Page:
Porter’s 5 Forces is a tool that allows you to perform a competitive analysis of a market. It is based on the following 5 axes: the intensity of competition, the bargaining power of customers, the bargaining power of suppliers, the threat of new entrants and the threat of substitute products.
Mickael Porter defined this method of market analysis in the 1980s and the 5 components that make it up are all the factors that characterize any market. Porter’s 5 forces matrix allows its users to develop a strategy in a market where competition is strong. It takes into account suppliers, customers, substitute products, current competitors and potential competitors.
The regulatory and legal dimension was not taken into account by Michael Porter, he was even opposed to it. However, as this dimension can be a source of constraint for the company, it is interesting to add it.
Here I explain what Porter’s 5 forces method is and how to use it.
The bargaining power of suppliers in Porter’s 5 forces
This is the bargaining power that suppliers can exercise over the company. Can suppliers impose their conditions in negotiations? The power of suppliers can impact prices, and therefore the profitability of the company.
Some examples of what to evaluate at this level:
- the degree of scarcity of products/services sold by suppliers;
- the number and size of suppliers;
- the cost of switching suppliers.
When there are few suppliers and they have a large number of customers, they will have more power to impose their terms on the market. On the other hand, if there are many suppliers, the company can easily switch from one to another, and it has a greater capacity to negotiate.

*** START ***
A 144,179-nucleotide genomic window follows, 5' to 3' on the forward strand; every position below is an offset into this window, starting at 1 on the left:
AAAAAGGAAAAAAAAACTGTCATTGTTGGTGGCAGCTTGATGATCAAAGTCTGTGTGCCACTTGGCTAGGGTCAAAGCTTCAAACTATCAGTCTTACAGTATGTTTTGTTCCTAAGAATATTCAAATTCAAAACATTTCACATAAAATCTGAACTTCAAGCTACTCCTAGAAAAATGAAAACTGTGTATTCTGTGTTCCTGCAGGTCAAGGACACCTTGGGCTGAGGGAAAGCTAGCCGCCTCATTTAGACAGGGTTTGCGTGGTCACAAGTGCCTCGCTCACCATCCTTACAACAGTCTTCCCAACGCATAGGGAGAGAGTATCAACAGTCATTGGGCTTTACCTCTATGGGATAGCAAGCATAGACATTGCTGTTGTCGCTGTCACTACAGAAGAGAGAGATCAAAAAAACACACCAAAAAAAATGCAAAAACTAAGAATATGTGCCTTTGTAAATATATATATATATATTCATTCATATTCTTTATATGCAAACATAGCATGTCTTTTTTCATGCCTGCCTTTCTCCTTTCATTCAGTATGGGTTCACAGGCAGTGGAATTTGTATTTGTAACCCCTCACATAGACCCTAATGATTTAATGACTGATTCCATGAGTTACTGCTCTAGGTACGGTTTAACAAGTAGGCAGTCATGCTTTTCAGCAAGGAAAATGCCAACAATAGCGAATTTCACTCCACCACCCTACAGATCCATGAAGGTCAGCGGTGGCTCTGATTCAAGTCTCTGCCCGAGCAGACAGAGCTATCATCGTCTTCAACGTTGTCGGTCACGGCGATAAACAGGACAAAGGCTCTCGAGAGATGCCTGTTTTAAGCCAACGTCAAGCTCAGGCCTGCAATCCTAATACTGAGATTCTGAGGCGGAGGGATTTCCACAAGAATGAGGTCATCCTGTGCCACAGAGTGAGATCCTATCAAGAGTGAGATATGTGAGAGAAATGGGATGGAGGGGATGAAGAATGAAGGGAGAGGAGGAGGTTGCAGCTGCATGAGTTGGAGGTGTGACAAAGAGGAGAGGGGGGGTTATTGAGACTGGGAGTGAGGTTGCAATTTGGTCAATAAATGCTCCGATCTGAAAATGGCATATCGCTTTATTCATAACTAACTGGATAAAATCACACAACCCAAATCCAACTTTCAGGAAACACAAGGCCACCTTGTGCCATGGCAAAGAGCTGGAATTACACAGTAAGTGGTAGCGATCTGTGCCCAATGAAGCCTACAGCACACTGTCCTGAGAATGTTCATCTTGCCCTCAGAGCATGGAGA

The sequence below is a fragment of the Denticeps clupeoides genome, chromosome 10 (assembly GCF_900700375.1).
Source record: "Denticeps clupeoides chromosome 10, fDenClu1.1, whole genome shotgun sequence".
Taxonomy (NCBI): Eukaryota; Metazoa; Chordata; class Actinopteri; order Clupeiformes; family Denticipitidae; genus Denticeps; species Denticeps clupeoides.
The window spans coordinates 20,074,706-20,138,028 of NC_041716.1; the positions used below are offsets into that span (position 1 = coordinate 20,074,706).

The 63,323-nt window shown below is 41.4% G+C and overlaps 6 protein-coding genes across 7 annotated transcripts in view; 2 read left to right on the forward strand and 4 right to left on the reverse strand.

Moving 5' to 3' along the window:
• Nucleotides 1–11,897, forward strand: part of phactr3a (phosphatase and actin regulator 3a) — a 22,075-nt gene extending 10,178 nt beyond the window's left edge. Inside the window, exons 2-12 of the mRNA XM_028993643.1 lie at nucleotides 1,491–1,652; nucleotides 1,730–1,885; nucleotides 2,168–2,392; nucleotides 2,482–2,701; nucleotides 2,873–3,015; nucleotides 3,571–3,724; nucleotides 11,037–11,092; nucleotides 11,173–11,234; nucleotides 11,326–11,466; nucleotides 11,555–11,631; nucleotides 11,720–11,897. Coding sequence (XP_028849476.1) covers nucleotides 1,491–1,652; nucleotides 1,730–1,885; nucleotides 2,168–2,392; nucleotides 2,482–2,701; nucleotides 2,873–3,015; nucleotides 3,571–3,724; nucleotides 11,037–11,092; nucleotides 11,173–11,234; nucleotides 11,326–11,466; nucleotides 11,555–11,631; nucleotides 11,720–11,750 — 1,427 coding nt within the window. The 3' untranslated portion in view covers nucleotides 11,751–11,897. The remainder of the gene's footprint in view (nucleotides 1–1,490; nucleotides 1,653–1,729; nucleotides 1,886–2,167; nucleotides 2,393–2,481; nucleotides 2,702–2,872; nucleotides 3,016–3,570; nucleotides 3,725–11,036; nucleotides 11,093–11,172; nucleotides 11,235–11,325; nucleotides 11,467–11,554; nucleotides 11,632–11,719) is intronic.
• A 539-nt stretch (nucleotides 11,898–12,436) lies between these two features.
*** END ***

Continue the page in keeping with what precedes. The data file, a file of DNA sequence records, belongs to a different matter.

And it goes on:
The threat of potential new entrants
In Porter’s 5 forces, it refers to firms that could enter the market and threaten existing players. The level of threat depends on how difficult it is for new entrants to enter the market. The more barriers to entry there are, the more difficult it will be for new entrants and the lower the threat. These barriers can be characterized by:
the efforts or the amount of investment to be made to launch and get customers;
the lack of image or notoriety in this market;
the capital requirements necessary to enter the market (advertising, R&D investment, etc.);
the ability to access distribution channels;
the critical size to be reached to be profitable;
the regulatory level to be able to exercise the activity (diplomas, authorization from the administration, licenses, approvals…);
The bargaining power of customers
Here we are dealing with the bargaining power that customers can exercise over the company, i.e. the customer’s ability to negotiate the price, the associated services, the level of quality, etc. This impacts the profitability of a company. A customer is considered to have this power when:
- it buys large quantities of products/services from the company;
- many competitors are available for this type of product;
- he has the objective to reduce his purchasing costs;
- he can put pressure through negotiations.
The threat of substitute products
It is made up of new products or services likely to enter the market and which can be an alternative to the existing offer. These are most often innovative products that bring more value than what is currently offered on the market.
We need to ask about:
- the transfer costs (low it will be easier for the customer to change);
- the price/performance ratio is the same or lower;
- the advantages and disadvantages of the alternative products;
- the communication that is done on these products (if it is aggressive, it will have a stronger impact).
Customers will be more likely to buy a substitute product that has a higher added value. Faced with this type of threat, the company must develop its offerings and products to bring more value to customers.